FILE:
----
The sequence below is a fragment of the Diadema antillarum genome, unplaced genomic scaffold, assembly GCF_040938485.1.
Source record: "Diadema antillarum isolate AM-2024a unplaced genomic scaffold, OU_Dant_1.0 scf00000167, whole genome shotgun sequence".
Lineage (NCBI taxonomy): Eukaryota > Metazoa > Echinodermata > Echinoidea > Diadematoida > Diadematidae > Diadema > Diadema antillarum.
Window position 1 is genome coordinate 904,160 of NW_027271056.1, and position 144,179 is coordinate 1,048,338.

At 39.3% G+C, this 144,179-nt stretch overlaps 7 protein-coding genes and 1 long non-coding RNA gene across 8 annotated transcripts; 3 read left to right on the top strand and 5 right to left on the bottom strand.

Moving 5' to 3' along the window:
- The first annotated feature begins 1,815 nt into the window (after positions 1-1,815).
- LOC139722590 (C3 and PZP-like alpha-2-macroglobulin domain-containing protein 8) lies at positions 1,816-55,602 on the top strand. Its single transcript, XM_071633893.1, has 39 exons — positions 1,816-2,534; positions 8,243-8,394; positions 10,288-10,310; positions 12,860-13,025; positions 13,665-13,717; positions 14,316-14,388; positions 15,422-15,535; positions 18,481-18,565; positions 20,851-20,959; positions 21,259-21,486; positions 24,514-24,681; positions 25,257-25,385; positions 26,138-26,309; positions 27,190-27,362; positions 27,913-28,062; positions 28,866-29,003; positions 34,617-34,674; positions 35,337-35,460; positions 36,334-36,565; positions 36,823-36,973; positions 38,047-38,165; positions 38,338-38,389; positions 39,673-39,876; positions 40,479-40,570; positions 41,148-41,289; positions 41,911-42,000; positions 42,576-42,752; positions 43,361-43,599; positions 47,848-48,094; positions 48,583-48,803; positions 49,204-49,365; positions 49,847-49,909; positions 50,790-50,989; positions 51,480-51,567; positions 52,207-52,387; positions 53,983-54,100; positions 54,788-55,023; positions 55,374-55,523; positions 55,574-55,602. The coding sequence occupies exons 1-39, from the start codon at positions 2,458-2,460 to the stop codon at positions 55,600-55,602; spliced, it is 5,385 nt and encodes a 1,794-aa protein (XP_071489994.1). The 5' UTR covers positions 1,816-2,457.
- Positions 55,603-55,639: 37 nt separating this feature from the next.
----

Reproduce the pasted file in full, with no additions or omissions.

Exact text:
The sequence below is a fragment of the Diadema antillarum genome, unplaced genomic scaffold, assembly GCF_040938485.1.
Source record: "Diadema antillarum isolate AM-2024a unplaced genomic scaffold, OU_Dant_1.0 scf00000167, whole genome shotgun sequence".
Lineage (NCBI taxonomy): Eukaryota > Metazoa > Echinodermata > Echinoidea > Diadematoida > Diadematidae > Diadema > Diadema antillarum.
Window position 1 is genome coordinate 904,160 of NW_027271056.1, and position 144,179 is coordinate 1,048,338.

At 39.3% G+C, this 144,179-nt stretch overlaps 7 protein-coding genes and 1 long non-coding RNA gene across 8 annotated transcripts; 3 read left to right on the top strand and 5 right to left on the bottom strand.

Moving 5' to 3' along the window:
- The first annotated feature begins 1,815 nt into the window (after positions 1-1,815).
- LOC139722590 (C3 and PZP-like alpha-2-macroglobulin domain-containing protein 8) lies at positions 1,816-55,602 on the top strand. Its single transcript, XM_071633893.1, has 39 exons — positions 1,816-2,534; positions 8,243-8,394; positions 10,288-10,310; positions 12,860-13,025; positions 13,665-13,717; positions 14,316-14,388; positions 15,422-15,535; positions 18,481-18,565; positions 20,851-20,959; positions 21,259-21,486; positions 24,514-24,681; positions 25,257-25,385; positions 26,138-26,309; positions 27,190-27,362; positions 27,913-28,062; positions 28,866-29,003; positions 34,617-34,674; positions 35,337-35,460; positions 36,334-36,565; positions 36,823-36,973; positions 38,047-38,165; positions 38,338-38,389; positions 39,673-39,876; positions 40,479-40,570; positions 41,148-41,289; positions 41,911-42,000; positions 42,576-42,752; positions 43,361-43,599; positions 47,848-48,094; positions 48,583-48,803; positions 49,204-49,365; positions 49,847-49,909; positions 50,790-50,989; positions 51,480-51,567; positions 52,207-52,387; positions 53,983-54,100; positions 54,788-55,023; positions 55,374-55,523; positions 55,574-55,602. The coding sequence occupies exons 1-39, from the start codon at positions 2,458-2,460 to the stop codon at positions 55,600-55,602; spliced, it is 5,385 nt and encodes a 1,794-aa protein (XP_071489994.1). The 5' UTR covers positions 1,816-2,457.
- Positions 55,603-55,639: 37 nt separating this feature from the next.